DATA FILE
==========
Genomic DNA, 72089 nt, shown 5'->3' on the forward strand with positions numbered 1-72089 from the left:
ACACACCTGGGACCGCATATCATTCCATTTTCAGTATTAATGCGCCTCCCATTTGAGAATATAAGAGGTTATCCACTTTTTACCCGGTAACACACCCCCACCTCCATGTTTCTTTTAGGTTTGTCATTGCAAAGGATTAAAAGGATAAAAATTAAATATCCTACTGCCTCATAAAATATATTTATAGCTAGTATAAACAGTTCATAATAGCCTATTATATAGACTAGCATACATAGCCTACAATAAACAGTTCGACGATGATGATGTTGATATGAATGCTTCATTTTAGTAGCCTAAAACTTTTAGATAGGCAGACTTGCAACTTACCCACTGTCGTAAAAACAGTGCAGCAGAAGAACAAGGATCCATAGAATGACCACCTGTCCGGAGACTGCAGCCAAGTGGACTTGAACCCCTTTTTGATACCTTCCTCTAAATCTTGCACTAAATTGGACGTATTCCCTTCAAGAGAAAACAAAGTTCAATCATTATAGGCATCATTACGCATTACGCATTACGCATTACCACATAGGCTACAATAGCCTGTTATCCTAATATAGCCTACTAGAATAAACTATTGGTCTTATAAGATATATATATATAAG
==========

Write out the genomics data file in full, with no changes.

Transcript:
Genomic DNA, 72089 nt, shown 5'->3' on the forward strand with positions numbered 1-72089 from the left:
ACACACCTGGGACCGCATATCATTCCATTTTCAGTATTAATGCGCCTCCCATTTGAGAATATAAGAGGTTATCCACTTTTTACCCGGTAACACACCCCCACCTCCATGTTTCTTTTAGGTTTGTCATTGCAAAGGATTAAAAGGATAAAAATTAAATATCCTACTGCCTCATAAAATATATTTATAGCTAGTATAAACAGTTCATAATAGCCTATTATATAGACTAGCATACATAGCCTACAATAAACAGTTCGACGATGATGATGTTGATATGAATGCTTCATTTTAGTAGCCTAAAACTTTTAGATAGGCAGACTTGCAACTTACCCACTGTCGTAAAAACAGTGCAGCAGAAGAACAAGGATCCATAGAATGACCACCTGTCCGGAGACTGCAGCCAAGTGGACTTGAACCCCTTTTTGATACCTTCCTCTAAATCTTGCACTAAATTGGACGTATTCCCTTCAAGAGAAAACAAAGTTCAATCATTATAGGCATCATTACGCATTACGCATTACGCATTACCACATAGGCTACAATAGCCTGTTATCCTAATATAGCCTACTAGAATAAACTATTGGTCTTATAAGATATATATATATAAG